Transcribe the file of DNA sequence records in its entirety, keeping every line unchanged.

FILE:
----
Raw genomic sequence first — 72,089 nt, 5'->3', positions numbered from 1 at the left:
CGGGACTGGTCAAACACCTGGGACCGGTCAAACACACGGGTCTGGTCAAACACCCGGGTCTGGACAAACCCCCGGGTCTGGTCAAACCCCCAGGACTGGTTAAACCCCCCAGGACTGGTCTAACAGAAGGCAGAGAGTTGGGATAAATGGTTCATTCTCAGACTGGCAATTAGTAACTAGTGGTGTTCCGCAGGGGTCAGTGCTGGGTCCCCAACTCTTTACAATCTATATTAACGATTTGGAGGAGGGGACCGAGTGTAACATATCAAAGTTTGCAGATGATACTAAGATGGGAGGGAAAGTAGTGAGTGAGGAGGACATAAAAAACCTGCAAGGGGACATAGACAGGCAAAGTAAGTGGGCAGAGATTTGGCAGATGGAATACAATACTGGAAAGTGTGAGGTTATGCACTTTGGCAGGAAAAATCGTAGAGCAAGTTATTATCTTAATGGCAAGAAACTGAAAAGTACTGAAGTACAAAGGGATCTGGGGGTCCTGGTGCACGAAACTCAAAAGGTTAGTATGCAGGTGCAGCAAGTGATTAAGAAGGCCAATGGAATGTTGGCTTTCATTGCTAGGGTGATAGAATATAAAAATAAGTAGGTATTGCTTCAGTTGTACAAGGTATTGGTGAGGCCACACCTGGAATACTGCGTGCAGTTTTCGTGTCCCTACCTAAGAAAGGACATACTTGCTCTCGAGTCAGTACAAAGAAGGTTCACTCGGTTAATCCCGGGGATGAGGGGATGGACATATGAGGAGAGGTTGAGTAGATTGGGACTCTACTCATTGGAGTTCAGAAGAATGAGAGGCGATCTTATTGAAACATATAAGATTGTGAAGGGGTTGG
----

Raw genomic sequence first — 72,089 nt, 5'->3', positions numbered from 1 at the left:
CGGGACTGGTCAAACACCTGGGACCGGTCAAACACACGGGTCTGGTCAAACACCCGGGTCTGGACAAACCCCCGGGTCTGGTCAAACCCCCAGGACTGGTTAAACCCCCCAGGACTGGTCTAACAGAAGGCAGAGAGTTGGGATAAATGGTTCATTCTCAGACTGGCAATTAGTAACTAGTGGTGTTCCGCAGGGGTCAGTGCTGGGTCCCCAACTCTTTACAATCTATATTAACGATTTGGAGGAGGGGACCGAGTGTAACATATCAAAGTTTGCAGATGATACTAAGATGGGAGGGAAAGTAGTGAGTGAGGAGGACATAAAAAACCTGCAAGGGGACATAGACAGGCAAAGTAAGTGGGCAGAGATTTGGCAGATGGAATACAATACTGGAAAGTGTGAGGTTATGCACTTTGGCAGGAAAAATCGTAGAGCAAGTTATTATCTTAATGGCAAGAAACTGAAAAGTACTGAAGTACAAAGGGATCTGGGGGTCCTGGTGCACGAAACTCAAAAGGTTAGTATGCAGGTGCAGCAAGTGATTAAGAAGGCCAATGGAATGTTGGCTTTCATTGCTAGGGTGATAGAATATAAAAATAAGTAGGTATTGCTTCAGTTGTACAAGGTATTGGTGAGGCCACACCTGGAATACTGCGTGCAGTTTTCGTGTCCCTACCTAAGAAAGGACATACTTGCTCTCGAGTCAGTACAAAGAAGGTTCACTCGGTTAATCCCGGGGATGAGGGGATGGACATATGAGGAGAGGTTGAGTAGATTGGGACTCTACTCATTGGAGTTCAGAAGAATGAGAGGCGATCTTATTGAAACATATAAGATTGTGAAGGGGTTGG